Different stories tell different tales of the state of music education in England – we explore the facts
Back in October 2019 we published an opinion piece on the state of music tuition in schools – and the verdict was grim. Simon Dutton, founder and CEO of Paritor, said that the uptake of GCSE music had dropped by over 23% over the past eight years, and that a fifth of schools had stopped offering it at this stage altogether.
He concluded that this shift has not been the result of conscious decisions by pupils. “There is a combination of factors to blame for music’s disappearing act, from the focus on traditional, academic subjects in schools to the social inequality of music provision across the UK. This narrowed focus has a detrimental effect on students’ appetite for studying music,” Simon said. “Furthermore, students are denied the opportunity to pursue music studies even if they want to.
“One telling study from the British Phonographic Industry revealed a 21% decrease in music lesson availability in state schools over the past five years and showed that one-in-five primary school teachers report having no regular music lesson for their class. Underlying these factors, there remains a stigma around creative subjects in the syllabus. While music is included in the national curriculum for ages 5-14, the emphasis on the English Baccalaureate (EBacc), and the pressure for schools to achieve exam results, has made music seem a less worthwhile pursuit compared with English, maths and science subjects. Increasingly, the pressure is heavy on primary schools, with the delivery of test results coming at the expense of music and other creative arts.”
Interestingly, however, this may be set to change. The government recently announced that continued funding for school music hubs is secure for 2020-2021. These hubs are groups which work across local authority areas and get involved with schools and community groups to support music education. This programme was introduced in 2012 and there are now 121 hubs. The gap in music education within schools could be immeasurably improved thanks to these hubs, but the government had delayed funding news to the point of absolute panic for those involved.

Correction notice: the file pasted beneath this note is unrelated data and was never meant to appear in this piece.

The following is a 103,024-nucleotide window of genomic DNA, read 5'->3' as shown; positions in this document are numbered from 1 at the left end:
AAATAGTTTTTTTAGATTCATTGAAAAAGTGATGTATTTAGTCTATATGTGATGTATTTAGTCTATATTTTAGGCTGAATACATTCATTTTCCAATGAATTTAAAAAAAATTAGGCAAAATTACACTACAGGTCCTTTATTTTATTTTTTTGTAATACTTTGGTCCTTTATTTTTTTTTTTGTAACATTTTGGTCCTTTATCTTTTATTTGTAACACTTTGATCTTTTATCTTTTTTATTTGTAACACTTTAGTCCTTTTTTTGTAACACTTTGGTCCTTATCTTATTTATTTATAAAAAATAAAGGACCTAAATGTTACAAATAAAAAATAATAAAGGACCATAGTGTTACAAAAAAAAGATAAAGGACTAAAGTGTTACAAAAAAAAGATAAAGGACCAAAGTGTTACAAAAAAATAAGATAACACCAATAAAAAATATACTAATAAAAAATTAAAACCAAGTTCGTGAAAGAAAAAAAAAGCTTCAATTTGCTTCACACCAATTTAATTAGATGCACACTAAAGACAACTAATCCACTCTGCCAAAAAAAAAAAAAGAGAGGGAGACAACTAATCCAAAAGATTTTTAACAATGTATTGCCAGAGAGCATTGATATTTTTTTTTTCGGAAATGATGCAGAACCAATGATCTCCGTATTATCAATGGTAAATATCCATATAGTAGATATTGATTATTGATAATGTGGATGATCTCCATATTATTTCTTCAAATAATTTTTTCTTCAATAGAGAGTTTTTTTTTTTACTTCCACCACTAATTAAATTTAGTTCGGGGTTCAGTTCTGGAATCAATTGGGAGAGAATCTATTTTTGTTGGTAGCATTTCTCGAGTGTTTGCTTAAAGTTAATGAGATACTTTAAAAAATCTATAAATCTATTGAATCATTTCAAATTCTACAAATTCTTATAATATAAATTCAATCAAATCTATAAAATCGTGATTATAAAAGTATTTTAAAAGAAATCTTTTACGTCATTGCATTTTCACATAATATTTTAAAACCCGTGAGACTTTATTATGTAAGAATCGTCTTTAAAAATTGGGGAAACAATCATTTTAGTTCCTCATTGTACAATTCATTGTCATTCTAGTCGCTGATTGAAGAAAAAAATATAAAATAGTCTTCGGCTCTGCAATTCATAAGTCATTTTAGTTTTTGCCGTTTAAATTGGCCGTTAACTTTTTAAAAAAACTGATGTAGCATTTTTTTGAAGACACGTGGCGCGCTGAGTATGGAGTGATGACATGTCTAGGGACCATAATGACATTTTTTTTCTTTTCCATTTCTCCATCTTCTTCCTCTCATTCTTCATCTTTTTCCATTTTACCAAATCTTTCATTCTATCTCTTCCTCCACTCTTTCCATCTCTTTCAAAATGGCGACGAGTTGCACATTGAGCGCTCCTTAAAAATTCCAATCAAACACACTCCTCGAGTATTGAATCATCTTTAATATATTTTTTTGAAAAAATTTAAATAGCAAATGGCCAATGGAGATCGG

According to a Tes news story Bridget Whyte, chief executive officer of music association Music Mark, said some music hubs had been preparing to consult on redundancy processes due to continued uncertainty. “The delay in getting news of continued funding has been extremely stressful for the organisations which lead, and are part of, music education hubs across the country. There have been some who were in the process of preparing redundancy consultation processes.”
The funding announcement confirmed an ‘in-year uplift’ of £265,000 for 2019-20, and an allocation of just under £79m for 2020-21.
So, is the outlook for music education as bleak as once thought? Perhaps not, but there is still a divide between what schools can provide and how effective 121 music hubs can be across the entire country.